The House Ways and Means Committee Sept. 29 passed (23-14) reconciliation legislation to repeal five parts of the Affordable Care Act (ACA, P.L. 111-148 and P.L. 111-152 ) including the individual mandate, the employer mandate, the Independent Payment Advisory Board (IPAB), the medical device tax, and the excise tax on high-cost health plans, otherwise known as the “Cadillac tax.”
Opening the mark-up, Chairman Paul Ryan (R-Wis.) stated that the repeals would “stop Obamacare in its tracks and start working toward a more affordable, higher-quality, patient-centered system.”
Ranking Member Sander Levin (D-Mich.) called the reconciliation hearing a “waste of time for Members of Congress” and added that “The effect of just one provision in this legislation today – repeal of the individual mandate – would increase premiums in the individual market by 20 percent. Fourteen million would lose insurance coverage.”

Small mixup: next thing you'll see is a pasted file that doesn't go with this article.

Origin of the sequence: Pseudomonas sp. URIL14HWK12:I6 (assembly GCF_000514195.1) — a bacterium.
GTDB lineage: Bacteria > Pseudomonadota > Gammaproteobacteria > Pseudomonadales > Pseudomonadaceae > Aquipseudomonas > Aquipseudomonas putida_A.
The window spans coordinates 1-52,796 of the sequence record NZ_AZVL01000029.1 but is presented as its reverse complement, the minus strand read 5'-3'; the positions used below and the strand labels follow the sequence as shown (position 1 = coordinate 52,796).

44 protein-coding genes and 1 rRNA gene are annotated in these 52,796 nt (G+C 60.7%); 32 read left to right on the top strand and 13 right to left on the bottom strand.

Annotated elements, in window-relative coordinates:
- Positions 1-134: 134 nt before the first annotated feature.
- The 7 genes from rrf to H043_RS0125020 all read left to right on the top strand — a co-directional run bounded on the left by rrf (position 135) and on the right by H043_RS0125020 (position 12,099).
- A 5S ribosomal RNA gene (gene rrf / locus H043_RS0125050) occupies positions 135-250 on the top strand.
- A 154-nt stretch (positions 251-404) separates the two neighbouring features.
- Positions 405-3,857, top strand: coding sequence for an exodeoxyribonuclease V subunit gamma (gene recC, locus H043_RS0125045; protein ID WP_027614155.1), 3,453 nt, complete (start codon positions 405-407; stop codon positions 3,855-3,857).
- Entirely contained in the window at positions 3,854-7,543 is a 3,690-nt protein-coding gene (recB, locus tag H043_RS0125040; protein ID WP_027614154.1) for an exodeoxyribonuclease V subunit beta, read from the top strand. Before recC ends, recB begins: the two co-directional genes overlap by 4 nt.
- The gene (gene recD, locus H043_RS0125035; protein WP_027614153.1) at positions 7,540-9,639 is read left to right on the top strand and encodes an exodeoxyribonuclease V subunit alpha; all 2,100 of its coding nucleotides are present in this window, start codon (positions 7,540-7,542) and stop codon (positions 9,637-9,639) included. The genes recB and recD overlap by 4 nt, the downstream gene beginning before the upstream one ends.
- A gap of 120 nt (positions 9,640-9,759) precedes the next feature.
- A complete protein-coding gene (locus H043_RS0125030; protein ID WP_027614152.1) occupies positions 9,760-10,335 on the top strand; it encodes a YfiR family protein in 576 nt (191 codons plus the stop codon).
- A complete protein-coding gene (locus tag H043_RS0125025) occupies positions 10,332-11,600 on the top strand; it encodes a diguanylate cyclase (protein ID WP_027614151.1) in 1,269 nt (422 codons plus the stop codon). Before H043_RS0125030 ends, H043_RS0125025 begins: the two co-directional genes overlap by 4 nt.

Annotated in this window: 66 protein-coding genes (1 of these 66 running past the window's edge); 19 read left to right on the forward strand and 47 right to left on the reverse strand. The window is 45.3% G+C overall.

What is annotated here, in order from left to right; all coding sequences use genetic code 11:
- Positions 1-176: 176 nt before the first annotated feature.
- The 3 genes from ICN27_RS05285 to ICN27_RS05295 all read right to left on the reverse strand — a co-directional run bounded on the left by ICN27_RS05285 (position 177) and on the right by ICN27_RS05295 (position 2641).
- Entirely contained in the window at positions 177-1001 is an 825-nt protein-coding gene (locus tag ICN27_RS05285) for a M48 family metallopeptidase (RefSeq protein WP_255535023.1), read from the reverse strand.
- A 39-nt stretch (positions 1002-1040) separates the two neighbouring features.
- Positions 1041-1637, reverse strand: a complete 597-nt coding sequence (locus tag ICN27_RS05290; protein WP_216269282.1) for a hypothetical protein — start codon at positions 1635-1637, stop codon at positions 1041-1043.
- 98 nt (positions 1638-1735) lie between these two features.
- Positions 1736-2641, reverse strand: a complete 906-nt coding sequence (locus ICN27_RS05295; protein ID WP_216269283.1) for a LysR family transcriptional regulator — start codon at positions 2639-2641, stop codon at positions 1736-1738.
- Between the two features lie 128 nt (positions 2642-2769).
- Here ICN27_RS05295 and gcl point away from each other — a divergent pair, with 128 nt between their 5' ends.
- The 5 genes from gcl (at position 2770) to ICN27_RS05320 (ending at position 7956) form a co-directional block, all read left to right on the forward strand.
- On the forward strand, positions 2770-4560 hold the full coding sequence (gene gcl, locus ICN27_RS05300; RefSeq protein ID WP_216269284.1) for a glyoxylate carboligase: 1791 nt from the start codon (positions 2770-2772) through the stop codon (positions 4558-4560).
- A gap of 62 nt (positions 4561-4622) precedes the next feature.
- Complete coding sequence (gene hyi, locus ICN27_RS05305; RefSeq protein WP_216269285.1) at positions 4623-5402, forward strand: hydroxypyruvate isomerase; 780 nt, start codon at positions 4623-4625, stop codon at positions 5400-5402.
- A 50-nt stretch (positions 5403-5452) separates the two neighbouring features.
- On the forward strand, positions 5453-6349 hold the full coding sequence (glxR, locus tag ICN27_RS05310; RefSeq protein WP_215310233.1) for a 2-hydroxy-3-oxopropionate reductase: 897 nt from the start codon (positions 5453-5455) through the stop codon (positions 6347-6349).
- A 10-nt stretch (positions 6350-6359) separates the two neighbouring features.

Additionally, the House Energy and Commerce Committee Sept. 30 passed (28-23) reconciliation instructions to defund both Planned Parenthood and the Prevention and Public Health Fund.
In his opening statement, Chairman Fred Upton (R-Mich.), called for the repeal of the Prevention and Public Health Fund. Chairman Upton further added that the Prevention and Public Health Fund is a “misguided attempt at increasing funding for preventive services.”
Rep. Lois Capps (D-Calif.) highlighted the importance of the Prevention and Public Health Fund and expressed her support by stating the fund “exists to address the expensive and debilitative chronic conditions that plague far too many in our country. These efforts are based on the best medical science to implement programs that prevent disease before they become more costly for the individual and for our health care system.”
Both the House and Senate fiscal year (FY) 2016 budgets instructed House Ways and Means and Energy and Commerce Committees and the Senate Finance Committee to report $1 billion in deficit reduction recommendations [see Washington Highlights, March 20]. The reconciliation recommendations passed by both committees will now be considered by the House Budget Committee.